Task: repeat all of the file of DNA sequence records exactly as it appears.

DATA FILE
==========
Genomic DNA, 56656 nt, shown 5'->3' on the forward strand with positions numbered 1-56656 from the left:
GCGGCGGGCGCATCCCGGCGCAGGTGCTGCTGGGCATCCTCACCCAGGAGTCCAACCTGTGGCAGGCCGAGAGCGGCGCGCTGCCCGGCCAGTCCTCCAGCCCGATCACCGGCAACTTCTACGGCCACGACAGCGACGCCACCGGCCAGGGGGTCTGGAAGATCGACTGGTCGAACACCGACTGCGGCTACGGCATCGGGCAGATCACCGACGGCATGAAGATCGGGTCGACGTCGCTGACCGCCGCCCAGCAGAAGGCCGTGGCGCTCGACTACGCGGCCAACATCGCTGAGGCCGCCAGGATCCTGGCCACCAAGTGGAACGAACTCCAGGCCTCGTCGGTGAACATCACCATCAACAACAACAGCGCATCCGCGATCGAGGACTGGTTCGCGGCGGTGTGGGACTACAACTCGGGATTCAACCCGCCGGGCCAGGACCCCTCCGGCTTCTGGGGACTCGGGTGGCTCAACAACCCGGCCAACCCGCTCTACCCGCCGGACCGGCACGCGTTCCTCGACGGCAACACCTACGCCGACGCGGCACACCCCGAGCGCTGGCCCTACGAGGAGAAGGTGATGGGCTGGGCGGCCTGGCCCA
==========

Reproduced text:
Genomic DNA, 56656 nt, shown 5'->3' on the forward strand with positions numbered 1-56656 from the left:
GCGGCGGGCGCATCCCGGCGCAGGTGCTGCTGGGCATCCTCACCCAGGAGTCCAACCTGTGGCAGGCCGAGAGCGGCGCGCTGCCCGGCCAGTCCTCCAGCCCGATCACCGGCAACTTCTACGGCCACGACAGCGACGCCACCGGCCAGGGGGTCTGGAAGATCGACTGGTCGAACACCGACTGCGGCTACGGCATCGGGCAGATCACCGACGGCATGAAGATCGGGTCGACGTCGCTGACCGCCGCCCAGCAGAAGGCCGTGGCGCTCGACTACGCGGCCAACATCGCTGAGGCCGCCAGGATCCTGGCCACCAAGTGGAACGAACTCCAGGCCTCGTCGGTGAACATCACCATCAACAACAACAGCGCATCCGCGATCGAGGACTGGTTCGCGGCGGTGTGGGACTACAACTCGGGATTCAACCCGCCGGGCCAGGACCCCTCCGGCTTCTGGGGACTCGGGTGGCTCAACAACCCGGCCAACCCGCTCTACCCGCCGGACCGGCACGCGTTCCTCGACGGCAACACCTACGCCGACGCGGCACACCCCGAGCGCTGGCCCTACGAGGAGAAGGTGATGGGCTGGGCGGCCTGGCCCA